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301 redirects not working on new server

rewrite rules working fine

     
3:39 am on Mar 5, 2017 (gmt 0)

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I recently changed hosting companies and my old htaccess file has stopped working for some reason. I finally located the problem, the 301 redirect rules are causing the site to redirect, while the rewrite rules work fine. For example:

Redirect 301 "/pages/example_page.html" http://example.com/pages/example-page/ - not working
RewriteRule ^(pages/)?old-example-page-url/$ http://example.com/example-page/ [R=301,L]
- working fine

Has anyone encountered this problem where one type works and the other doesn't? Any help appreciated!



[edited by: not2easy at 3:54 am (utc) on Mar 5, 2017]
[edit reason] readability edit [/edit]

4:04 am on Mar 5, 2017 (gmt 0)

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Depends how the server is set up.
4:25 am on Mar 5, 2017 (gmt 0)

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Redirect is a mod_alias directive and RewireteRule is a mod_rewrite directive.
it is possible that mod_alias is not enabled on your server.

change the Redirect directive to an equivalent RewriteRule syntax and you should avoid this problem and other problems in the future.
you should never mix the two in the same configuration.

http://httpd.apache.org/docs/current/rewrite/avoid.html [httpd.apache.org]:
when there are Redirect(Match) and RewriteRule directives in the same scope, the RewriteRule directives will run first, regardless of the order of appearance in the configuration file
4:26 am on Mar 5, 2017 (gmt 0)

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The first line of code is using mod_alias and the second line uses mod_rewrite. Try converting the first rule to use the mod_rewrite format and add the conditions for each rule. Best practice is not to combine the use of both modules because they do not always follow the order they appear to be listed. Most htaccess files have additional rules that are using mod_rewrite for canonicalization (www / non www) for example.

It helps if you include a description of what each rule is supposed to be doing, to help others spot conflicts and provide accurate help.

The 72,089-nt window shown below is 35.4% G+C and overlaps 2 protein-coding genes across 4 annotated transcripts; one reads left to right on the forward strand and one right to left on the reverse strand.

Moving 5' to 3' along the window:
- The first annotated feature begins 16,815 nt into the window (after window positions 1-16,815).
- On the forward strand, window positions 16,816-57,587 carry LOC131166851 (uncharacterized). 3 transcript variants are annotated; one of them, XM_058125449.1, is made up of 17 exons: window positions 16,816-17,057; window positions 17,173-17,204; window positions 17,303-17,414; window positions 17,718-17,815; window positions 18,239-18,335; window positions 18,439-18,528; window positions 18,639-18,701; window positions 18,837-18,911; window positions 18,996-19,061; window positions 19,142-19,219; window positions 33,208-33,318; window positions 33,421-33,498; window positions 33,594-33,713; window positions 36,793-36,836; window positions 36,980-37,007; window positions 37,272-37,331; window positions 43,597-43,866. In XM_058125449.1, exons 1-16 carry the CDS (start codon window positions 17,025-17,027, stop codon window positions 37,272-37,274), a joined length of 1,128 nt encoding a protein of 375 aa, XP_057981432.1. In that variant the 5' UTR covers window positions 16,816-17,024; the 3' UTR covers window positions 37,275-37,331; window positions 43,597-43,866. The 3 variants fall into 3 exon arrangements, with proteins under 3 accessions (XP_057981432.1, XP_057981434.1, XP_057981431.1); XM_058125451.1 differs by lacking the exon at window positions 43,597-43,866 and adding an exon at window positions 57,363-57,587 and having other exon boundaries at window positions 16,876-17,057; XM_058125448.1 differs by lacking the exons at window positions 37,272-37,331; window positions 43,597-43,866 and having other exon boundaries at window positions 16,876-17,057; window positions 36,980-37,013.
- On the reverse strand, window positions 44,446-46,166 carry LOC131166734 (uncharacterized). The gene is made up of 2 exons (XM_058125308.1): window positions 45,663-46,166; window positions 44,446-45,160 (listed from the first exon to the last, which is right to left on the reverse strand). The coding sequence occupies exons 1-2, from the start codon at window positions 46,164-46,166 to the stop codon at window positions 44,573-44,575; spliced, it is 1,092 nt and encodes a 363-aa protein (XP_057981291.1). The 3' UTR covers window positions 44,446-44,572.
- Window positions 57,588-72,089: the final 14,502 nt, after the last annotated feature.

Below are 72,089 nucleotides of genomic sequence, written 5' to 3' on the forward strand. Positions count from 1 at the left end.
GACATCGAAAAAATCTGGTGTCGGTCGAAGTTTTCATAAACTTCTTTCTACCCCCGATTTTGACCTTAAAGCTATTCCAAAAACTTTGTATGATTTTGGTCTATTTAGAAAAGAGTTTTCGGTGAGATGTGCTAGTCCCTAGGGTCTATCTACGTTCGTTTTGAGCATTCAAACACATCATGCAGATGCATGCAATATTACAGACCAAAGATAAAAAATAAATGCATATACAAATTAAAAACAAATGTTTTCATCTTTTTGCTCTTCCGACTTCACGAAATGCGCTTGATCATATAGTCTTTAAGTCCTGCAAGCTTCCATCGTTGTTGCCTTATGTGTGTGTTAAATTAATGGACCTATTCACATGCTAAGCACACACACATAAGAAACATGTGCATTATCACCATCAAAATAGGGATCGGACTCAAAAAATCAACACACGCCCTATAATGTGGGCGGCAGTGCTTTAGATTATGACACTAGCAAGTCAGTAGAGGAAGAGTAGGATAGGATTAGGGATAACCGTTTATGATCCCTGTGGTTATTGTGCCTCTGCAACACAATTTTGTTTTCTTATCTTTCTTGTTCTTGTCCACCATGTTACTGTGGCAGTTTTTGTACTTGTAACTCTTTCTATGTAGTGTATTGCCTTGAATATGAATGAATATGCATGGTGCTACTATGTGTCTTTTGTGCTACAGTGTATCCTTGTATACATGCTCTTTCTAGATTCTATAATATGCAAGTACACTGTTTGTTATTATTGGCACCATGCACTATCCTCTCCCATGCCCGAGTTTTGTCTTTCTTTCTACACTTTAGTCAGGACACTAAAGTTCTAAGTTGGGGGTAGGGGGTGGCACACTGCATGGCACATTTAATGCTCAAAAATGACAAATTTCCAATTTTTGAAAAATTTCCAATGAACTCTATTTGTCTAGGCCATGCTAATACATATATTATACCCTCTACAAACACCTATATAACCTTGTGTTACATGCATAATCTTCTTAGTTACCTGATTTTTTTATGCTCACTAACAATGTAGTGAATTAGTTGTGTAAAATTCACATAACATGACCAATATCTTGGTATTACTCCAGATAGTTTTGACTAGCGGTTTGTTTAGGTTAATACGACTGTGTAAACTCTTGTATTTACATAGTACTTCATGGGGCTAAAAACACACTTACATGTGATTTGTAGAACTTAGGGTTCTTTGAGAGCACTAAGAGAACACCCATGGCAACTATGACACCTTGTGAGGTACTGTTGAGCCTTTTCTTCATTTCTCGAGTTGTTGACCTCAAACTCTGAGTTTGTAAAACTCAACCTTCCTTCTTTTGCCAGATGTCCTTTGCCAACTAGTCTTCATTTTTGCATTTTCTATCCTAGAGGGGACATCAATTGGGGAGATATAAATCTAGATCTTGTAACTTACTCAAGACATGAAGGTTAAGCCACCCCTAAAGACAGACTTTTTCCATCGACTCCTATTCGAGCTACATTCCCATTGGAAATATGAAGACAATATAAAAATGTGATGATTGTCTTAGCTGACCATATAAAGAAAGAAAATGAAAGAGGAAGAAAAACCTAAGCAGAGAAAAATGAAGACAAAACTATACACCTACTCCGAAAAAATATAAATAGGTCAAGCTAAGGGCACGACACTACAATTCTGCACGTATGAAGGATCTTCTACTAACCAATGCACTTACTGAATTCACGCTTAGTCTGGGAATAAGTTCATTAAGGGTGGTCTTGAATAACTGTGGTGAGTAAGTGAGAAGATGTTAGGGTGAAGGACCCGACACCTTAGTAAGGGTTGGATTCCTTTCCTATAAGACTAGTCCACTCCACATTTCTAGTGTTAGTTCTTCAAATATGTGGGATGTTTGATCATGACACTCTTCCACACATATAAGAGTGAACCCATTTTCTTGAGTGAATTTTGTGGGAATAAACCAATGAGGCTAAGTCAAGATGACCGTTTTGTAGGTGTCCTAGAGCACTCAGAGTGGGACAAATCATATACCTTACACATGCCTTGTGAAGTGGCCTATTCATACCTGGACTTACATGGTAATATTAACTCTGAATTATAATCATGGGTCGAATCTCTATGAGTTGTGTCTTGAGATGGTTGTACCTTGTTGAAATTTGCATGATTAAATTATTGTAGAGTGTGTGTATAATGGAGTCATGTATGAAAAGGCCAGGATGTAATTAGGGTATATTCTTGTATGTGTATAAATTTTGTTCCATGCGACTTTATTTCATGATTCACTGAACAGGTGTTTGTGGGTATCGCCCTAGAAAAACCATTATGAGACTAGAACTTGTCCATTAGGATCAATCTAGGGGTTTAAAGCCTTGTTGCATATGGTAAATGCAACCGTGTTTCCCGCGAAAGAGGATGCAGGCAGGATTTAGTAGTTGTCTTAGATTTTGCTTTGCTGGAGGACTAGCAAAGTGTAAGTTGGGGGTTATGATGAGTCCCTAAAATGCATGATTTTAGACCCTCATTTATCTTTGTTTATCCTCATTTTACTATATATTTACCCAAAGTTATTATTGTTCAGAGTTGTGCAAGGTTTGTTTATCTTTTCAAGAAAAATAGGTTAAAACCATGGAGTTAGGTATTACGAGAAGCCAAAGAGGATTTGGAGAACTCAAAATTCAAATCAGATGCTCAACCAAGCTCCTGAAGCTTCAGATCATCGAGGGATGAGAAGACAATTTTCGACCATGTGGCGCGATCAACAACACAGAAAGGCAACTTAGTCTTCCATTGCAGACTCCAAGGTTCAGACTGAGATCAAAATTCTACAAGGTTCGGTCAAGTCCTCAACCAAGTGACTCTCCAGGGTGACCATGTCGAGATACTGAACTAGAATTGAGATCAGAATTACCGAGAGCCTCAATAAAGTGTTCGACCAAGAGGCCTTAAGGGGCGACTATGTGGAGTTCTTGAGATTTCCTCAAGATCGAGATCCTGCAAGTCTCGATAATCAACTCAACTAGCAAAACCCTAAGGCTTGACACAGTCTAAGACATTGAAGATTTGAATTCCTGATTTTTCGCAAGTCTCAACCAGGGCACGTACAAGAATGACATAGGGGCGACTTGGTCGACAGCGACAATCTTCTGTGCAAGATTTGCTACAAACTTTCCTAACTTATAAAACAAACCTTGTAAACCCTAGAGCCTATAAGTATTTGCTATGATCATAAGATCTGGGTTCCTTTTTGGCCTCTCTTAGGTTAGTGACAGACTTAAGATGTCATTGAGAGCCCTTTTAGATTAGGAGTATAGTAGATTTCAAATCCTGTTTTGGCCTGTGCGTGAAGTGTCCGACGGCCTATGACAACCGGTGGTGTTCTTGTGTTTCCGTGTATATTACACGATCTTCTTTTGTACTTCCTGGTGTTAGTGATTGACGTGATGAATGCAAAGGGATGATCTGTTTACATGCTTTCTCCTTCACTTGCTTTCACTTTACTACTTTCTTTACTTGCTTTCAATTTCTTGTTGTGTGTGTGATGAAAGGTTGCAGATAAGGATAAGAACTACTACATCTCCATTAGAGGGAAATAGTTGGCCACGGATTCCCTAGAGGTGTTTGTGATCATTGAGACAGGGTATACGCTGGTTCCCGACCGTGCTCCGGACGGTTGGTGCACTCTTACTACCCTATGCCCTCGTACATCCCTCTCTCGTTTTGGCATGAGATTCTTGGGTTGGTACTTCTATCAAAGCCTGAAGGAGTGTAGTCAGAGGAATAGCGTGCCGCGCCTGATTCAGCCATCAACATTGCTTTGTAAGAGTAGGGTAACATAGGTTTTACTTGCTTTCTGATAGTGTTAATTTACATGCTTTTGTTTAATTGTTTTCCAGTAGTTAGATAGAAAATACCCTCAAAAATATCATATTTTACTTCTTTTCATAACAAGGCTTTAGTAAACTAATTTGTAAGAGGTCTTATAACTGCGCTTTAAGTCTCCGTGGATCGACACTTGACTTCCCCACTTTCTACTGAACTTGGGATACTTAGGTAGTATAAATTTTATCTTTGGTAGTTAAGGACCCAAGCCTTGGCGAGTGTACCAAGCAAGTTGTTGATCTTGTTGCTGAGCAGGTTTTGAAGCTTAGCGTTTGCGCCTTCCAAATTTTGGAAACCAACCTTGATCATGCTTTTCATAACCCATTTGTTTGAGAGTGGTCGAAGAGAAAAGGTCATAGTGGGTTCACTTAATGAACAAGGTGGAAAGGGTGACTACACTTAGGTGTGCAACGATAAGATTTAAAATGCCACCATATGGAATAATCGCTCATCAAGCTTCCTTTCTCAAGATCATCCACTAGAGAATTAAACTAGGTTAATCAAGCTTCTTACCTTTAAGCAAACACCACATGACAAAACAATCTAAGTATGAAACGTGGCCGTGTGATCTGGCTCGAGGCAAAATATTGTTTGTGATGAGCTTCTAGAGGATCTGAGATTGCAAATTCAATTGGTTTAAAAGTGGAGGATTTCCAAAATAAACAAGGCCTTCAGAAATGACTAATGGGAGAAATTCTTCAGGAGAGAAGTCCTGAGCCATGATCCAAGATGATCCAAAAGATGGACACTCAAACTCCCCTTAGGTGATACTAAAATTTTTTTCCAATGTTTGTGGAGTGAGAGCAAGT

Here are a couple of past discussions on the subject that might help clarify the reasons for using the mod_rewrite module if possible.
from: [webmasterworld.com...]
Note that if you are already using RewriteRule (mod_rewrite) then you probably shouldn't be trying to use RedirectMatch (mod_alias). The mod_rewrite directives are likely to take priority, regardless of their order.

from: [webmasterworld.com...]
Any rule that creates a redirect goes before the rules that create rewrites alone. If it isn't your own server, the only way you can be sure this happens is by doing everything in the same module.
4:29 am on Mar 5, 2017 (gmt 0)

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Thanks Phranque I've heard that before but I could not get these rules working using mod rewrite since many of the urls being redirected contain spaces, as in:

Redirect 301 "/tags/example page" http://example.com/tags/example-page/

These don't work with url rewrite as far as I know...
5:49 am on Mar 5, 2017 (gmt 0)

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Why wouldn't they work? Just be sure to escape any literal spaces. (Quotation marks may or may not work. A backslash \ definitely will.) Spaces almost always have syntactic meaning in Apache, so that's pretty much a universal rule.

I'm sure you have already been told that using spaces in URLs is a terrible idea, so I hope the redirect means that you're getting rid of them all :)

Weird for shared hosting not to allow mod_alias redirects, though...

Edit: Wow, not2easy, it was fun reading through those old threads. But also a little horrifying, because at least two different places I said $1 in a target where clearly it was supposed to be $2. Urk.
6:32 am on Mar 5, 2017 (gmt 0)

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@lucy24 -Corrected, thanks for the heads-up. ;)

The host may allow mod_alias, but there may be mod_rewrites in places that affect the result of mod_alias or vice-versa. (?)
 

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